Radio Silence by Alice Oseman

2.5 stars

This book made me feel a lot of things, not all of them good. I ended up writing notes on this to try and untangle all my thoughts about it, which I usually don’t do unless I’m reading a book specifically for review. It’s not really a bad book and it’s not a good book either (hence the rating), but it is a relatable book for many, I’m sure.

Feast upon my notes, if you so desire.

– This is one for the misunderstood Tumblr generation. It is filled to the brim with quirkiness and oddness (that I find neither quirky nor odd because I understand and am one of those people, albeit with an inactive Tumblr).
– It’s relatable and real for a lot of people, which is obviously great, but I found the writing incredibly awkward and clunky. The author’s use of ‘literally’ and ‘like’ in what felt like every other sentence was so cringe worthy to me. Personally, I found the writing pretty terrible throughout – the sentences just didn’t read right and the writing style didn’t work for me on any level.
– I think the story seemed less relatable to me because I’ve always been comfortable in my own skin and with my weirdness/otherness/quirkiness – it’s all a part of me and something I never have and never will hide. I’m lucky in that I never struggled with knowing who I was or what I liked, or had people around me that I felt I couldn’t be myself around. It will definitely speak to a lot of people, though, and I’m glad it will reach so many in such a positive way.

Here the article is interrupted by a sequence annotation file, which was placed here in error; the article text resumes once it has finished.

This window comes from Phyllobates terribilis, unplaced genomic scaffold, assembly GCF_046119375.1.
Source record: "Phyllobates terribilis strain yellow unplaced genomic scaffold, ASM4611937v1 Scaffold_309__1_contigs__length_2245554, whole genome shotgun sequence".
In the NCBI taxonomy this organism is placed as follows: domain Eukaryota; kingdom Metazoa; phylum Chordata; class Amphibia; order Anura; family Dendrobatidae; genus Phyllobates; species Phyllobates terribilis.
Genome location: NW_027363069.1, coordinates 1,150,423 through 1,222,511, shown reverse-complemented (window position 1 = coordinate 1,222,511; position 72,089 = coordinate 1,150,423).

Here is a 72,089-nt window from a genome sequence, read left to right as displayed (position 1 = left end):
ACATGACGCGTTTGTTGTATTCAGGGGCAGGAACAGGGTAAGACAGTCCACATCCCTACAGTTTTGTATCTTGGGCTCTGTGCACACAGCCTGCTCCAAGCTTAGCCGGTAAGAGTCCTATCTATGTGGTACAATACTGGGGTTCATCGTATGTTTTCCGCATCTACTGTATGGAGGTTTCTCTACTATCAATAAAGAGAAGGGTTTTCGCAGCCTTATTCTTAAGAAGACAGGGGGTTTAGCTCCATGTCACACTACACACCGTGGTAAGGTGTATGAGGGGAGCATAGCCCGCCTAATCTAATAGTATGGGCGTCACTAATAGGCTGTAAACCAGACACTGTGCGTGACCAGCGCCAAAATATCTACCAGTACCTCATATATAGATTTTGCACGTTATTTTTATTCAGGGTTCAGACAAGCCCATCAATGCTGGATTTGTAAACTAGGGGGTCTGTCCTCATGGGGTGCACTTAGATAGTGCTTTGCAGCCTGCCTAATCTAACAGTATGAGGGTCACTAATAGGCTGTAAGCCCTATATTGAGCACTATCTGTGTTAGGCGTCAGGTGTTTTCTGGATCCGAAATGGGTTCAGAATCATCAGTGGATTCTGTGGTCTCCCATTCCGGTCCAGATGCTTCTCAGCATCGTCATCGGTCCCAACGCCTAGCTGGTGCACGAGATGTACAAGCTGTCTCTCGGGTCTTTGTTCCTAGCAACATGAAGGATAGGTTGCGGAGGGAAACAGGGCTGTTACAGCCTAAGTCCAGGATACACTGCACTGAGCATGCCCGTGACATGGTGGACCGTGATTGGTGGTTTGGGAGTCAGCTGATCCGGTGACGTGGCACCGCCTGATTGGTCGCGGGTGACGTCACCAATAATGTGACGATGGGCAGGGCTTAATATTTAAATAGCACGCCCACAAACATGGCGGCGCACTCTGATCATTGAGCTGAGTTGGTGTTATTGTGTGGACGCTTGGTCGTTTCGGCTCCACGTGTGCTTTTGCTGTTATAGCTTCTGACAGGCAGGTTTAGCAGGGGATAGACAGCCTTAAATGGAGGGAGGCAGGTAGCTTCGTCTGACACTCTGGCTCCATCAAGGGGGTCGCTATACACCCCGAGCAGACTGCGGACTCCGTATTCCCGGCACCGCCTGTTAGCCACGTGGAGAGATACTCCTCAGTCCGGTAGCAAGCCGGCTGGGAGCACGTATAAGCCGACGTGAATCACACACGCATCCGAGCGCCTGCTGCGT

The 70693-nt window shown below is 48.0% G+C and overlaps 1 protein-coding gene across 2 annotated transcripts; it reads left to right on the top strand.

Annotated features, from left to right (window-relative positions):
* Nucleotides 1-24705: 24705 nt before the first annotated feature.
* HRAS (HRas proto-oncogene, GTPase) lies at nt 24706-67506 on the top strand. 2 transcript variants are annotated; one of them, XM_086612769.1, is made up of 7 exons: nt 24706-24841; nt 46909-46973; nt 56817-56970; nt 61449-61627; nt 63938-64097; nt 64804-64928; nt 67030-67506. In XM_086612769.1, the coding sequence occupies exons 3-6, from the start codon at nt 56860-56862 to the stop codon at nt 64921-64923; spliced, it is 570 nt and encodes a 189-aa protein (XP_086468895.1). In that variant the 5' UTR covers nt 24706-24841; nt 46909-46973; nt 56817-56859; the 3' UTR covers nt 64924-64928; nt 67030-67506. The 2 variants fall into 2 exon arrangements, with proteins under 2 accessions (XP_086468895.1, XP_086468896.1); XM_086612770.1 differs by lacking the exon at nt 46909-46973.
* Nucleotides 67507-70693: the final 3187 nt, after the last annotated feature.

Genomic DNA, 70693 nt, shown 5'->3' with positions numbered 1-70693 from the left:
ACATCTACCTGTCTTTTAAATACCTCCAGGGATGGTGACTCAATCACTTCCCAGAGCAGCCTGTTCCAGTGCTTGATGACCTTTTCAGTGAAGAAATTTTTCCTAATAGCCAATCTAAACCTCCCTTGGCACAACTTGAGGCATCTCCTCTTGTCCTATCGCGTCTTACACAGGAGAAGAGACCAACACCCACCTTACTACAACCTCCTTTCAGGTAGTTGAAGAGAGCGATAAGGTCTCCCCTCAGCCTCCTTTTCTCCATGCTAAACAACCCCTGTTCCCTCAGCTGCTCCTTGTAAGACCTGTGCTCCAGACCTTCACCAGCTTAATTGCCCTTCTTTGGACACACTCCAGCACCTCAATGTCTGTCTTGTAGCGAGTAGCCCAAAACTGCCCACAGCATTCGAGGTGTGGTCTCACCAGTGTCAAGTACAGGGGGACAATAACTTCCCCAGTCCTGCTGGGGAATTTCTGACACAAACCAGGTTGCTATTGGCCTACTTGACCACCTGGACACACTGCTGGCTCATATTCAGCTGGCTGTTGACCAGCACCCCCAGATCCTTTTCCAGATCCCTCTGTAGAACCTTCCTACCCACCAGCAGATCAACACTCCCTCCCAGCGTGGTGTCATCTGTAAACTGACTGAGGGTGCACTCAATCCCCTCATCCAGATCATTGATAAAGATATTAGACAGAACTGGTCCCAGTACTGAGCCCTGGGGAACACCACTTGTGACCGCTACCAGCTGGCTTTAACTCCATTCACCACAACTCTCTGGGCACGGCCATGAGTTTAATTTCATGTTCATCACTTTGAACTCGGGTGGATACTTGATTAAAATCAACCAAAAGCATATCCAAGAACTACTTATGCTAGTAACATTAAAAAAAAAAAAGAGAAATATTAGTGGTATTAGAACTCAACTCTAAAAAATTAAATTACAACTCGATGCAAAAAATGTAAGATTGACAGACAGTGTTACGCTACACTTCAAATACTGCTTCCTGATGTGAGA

– There’s a lot of racial and sexual diversity, so ten points to Hufflepuff!
– The plot and characters did grow on me, but very slowly (250 pages in kind of slow). I found myself quite invested in them by the end, and I really loved the ending. All the feels. Glorious. Even if it was predictable.
– Frances did my head in. Parts of her character I really liked – her friendships with Aled and Raine were adorable – but she was so naive and sometimes delusional*. She was also a drama queen; I hate when characters believe they are responsible for something terrible happening in someone else’s life when they clearly aren’t.
– I liked the openness to options after school is done. There’s a lot of exploration and questions about whether A-Levels and university are the only options, and the realisation that you don’t have to do what other people expect of you.
– This is probably a perfect book for most teenagers to read.

Read: March 6th-8th 2016

2.5/5 stars

*spoilers from Goodreads removed

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